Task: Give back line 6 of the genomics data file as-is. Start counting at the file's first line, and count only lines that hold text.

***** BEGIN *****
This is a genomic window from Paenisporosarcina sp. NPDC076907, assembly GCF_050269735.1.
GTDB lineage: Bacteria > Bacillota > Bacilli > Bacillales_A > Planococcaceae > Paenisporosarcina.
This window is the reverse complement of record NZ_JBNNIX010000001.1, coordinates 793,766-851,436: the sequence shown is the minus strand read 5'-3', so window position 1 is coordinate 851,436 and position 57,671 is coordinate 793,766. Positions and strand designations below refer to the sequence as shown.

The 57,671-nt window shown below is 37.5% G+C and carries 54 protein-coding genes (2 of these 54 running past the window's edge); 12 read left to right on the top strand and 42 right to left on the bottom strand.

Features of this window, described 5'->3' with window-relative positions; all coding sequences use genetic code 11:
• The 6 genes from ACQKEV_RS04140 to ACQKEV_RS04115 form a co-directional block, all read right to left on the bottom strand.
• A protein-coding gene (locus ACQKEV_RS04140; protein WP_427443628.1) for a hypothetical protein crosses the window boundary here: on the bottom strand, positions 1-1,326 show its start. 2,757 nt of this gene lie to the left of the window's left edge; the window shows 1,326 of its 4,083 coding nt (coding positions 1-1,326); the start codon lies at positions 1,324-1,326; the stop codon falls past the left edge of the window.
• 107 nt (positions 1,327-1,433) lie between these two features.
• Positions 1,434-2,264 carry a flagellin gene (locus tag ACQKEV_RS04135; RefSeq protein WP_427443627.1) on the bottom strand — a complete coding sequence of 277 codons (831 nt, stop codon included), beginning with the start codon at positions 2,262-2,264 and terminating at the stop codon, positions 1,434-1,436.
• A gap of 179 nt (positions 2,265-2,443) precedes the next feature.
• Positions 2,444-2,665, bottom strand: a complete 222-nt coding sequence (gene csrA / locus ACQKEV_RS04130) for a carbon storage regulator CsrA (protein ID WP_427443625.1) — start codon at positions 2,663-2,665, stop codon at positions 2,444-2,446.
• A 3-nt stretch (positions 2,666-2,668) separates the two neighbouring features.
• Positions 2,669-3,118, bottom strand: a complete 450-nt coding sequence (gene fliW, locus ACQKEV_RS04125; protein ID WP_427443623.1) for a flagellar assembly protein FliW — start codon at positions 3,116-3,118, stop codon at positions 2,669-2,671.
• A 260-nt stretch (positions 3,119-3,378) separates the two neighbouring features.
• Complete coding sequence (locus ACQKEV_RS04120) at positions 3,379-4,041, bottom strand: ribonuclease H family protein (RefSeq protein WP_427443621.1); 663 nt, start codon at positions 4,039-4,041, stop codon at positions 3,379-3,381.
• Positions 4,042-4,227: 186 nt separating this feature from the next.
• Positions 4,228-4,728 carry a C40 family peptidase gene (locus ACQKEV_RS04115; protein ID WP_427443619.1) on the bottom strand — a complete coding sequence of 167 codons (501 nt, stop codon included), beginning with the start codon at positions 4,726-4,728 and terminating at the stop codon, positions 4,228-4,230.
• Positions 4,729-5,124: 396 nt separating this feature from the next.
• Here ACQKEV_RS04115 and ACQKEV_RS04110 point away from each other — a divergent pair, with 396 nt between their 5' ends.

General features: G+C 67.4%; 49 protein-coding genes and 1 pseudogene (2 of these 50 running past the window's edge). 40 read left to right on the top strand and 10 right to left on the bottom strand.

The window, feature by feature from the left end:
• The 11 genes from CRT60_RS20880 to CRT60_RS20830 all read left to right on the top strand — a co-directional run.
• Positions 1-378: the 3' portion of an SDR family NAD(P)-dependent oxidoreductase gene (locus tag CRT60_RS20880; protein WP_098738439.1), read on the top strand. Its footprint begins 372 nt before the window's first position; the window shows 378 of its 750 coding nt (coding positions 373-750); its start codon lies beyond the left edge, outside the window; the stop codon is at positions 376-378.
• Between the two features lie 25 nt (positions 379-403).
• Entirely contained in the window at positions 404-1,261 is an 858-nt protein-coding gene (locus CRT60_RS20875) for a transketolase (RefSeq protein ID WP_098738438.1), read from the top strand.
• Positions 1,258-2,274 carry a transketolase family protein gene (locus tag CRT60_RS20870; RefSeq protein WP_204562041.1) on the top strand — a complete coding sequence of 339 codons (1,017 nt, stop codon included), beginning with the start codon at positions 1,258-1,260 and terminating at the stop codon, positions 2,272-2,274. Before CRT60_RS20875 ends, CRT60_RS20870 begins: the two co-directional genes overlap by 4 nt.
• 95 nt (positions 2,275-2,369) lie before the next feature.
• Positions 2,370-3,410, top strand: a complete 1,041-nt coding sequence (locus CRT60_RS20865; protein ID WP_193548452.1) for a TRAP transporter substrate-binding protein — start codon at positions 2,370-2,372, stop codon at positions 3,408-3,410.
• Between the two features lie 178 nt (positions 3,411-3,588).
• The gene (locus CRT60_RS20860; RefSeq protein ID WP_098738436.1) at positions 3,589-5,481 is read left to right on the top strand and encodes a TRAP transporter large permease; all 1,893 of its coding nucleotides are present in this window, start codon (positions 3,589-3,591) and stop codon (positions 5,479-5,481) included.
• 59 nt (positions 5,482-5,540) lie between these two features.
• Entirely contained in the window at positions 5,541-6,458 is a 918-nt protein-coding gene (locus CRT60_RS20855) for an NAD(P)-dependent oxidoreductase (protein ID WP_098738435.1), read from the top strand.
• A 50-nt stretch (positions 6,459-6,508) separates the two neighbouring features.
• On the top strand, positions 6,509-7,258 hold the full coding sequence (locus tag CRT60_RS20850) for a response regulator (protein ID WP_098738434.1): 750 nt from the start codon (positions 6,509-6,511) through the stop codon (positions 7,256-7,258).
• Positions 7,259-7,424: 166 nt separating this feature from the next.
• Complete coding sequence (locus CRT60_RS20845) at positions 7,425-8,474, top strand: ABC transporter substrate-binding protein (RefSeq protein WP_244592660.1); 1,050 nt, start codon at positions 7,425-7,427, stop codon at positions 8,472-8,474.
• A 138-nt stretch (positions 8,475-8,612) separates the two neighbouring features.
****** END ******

• The 6 genes from ACQKEV_RS04140 to ACQKEV_RS04115 form a co-directional block, all read right to left on the bottom strand.